CIOs in some organisations have been under-utilised and excluded from the executive management team, according to Ernst & Young.
In the professional service firm's report, The DNA of the CIO, only 17 percent of CIOs are counted among the top management group, and just 43 percent of people in that role are involved in executive decision making.
Ernst & Young surveyed over 300 companies around the world, ranging from multinationals to SMBs, to compile the report. With organisations increasingly turning to technology to drive business efficiency, productivity, and cost reduction, it is paramount that the CIO is in the same league as other top-level executives, according to Ernst & Young IT advisory leader Jason McLean.
But the report revealed surprising sentiments from other C-level executives, many of whom have apparently failed to support their CIOs. Around 38 percent of CIO respondents said that they lack support from other executives, especially in companies with revenues of over US$1 billion.
While 60 percent of CIOs think that they add strong value to their companies, only 35 percent of their executive peers agree. According to the report, many still don't view IT as a business enabler, with a number of executives interacting with CIOs purely to discuss IT budgets, instead of how technology can drive business outcomes.
"Business executives felt the role of the CIO was not driving the types of enterprise value they may expect," McLean told ZDNet.
While CIOs are recognised for their technological expertise, many executives still don't think that they have the right level of business skills or experience, he said.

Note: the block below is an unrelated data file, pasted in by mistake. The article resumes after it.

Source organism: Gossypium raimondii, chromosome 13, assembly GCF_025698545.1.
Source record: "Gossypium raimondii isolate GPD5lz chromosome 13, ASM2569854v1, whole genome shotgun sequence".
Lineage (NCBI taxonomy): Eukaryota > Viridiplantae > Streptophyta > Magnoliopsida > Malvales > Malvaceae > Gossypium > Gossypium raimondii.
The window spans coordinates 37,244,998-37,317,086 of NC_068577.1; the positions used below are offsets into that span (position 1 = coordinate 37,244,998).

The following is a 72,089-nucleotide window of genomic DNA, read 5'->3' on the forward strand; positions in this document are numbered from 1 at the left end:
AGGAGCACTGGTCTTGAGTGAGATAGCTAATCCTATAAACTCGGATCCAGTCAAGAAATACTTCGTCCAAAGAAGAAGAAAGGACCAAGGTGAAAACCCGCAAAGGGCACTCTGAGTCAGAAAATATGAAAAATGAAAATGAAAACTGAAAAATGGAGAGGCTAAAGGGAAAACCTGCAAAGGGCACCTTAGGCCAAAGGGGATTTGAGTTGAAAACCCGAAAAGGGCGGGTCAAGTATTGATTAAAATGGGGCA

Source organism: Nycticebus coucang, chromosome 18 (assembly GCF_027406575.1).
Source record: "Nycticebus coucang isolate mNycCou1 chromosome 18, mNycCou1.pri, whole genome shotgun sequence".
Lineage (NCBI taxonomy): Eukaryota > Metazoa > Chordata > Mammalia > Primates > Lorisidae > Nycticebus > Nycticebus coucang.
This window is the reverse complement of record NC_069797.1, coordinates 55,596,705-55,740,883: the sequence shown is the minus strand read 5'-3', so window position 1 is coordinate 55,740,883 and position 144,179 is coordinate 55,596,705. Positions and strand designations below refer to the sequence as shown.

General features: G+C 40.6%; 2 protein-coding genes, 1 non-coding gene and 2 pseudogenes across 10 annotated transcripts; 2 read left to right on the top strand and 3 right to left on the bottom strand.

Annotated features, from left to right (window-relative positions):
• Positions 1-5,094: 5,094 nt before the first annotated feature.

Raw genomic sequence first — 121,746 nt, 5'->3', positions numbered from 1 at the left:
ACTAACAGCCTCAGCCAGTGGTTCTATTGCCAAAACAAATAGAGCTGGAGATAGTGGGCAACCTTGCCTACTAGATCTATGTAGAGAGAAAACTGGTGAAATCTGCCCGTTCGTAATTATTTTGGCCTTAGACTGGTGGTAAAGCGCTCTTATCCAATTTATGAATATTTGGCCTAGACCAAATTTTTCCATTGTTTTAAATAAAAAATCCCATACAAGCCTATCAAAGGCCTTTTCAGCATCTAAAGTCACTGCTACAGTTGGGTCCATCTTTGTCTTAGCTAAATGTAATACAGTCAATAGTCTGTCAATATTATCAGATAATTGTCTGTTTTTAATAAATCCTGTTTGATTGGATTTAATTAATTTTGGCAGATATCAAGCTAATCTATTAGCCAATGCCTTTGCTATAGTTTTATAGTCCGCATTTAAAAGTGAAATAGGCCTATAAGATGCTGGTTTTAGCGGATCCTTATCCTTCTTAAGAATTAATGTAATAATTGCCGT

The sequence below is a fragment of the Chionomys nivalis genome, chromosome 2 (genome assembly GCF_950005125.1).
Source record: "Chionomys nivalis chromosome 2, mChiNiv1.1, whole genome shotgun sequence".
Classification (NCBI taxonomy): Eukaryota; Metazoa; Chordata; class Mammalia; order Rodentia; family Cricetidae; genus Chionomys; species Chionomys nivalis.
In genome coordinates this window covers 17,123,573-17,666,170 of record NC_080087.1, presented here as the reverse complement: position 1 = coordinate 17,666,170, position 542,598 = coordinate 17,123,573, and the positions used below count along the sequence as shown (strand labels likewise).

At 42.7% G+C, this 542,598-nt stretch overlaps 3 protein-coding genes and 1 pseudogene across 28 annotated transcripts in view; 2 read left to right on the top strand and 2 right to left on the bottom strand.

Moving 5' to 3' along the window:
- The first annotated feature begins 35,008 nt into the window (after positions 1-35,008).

"I don't think there's blame to be put on any stakeholder group, but it was an interesting perception of business executives around that role," McLean said.
He stressed that this view is not widespread, but did come through in pockets of the organisations surveyed.
Top-level management needs to be educated on the speed of change in technology agendas, and new IT opportunities should be integrated into business plans through the delivery of new technology capabilities, according to McLean.
The report also revealed that 49 percent of CIOs have a degree in IT, while only 10 percent hold a master of business administration. Most CIOs also spend their careers dealing with IT alone.
Last week, Commonwealth Bank CIO Michael Harte said that it is vital for IT professionals to be well versed in both technology and business management.
"The further education agenda and engaging with broader executives is a crucial role for CIOs," McLean said. "The ability to be 'multilingual,' in a sense, being able to understand technology and business environments, is crucial for that role to be successful and sustainable."
Even so, he was unsure on whether CIOs will escape from the predicament of being overlooked by senior executives in the near future.
"Certainly, it is an important thing we should change," he said. "I don't know if it will change in the next few years completely across the board."
The DNA of the CIO report also created a profile for the average CIO: a 43-year-old male who has been in the role for five years, who usually works in the role for around seven years, has less than one in five chance of getting a seat at the top management table, and can improve on communication and leadership skills.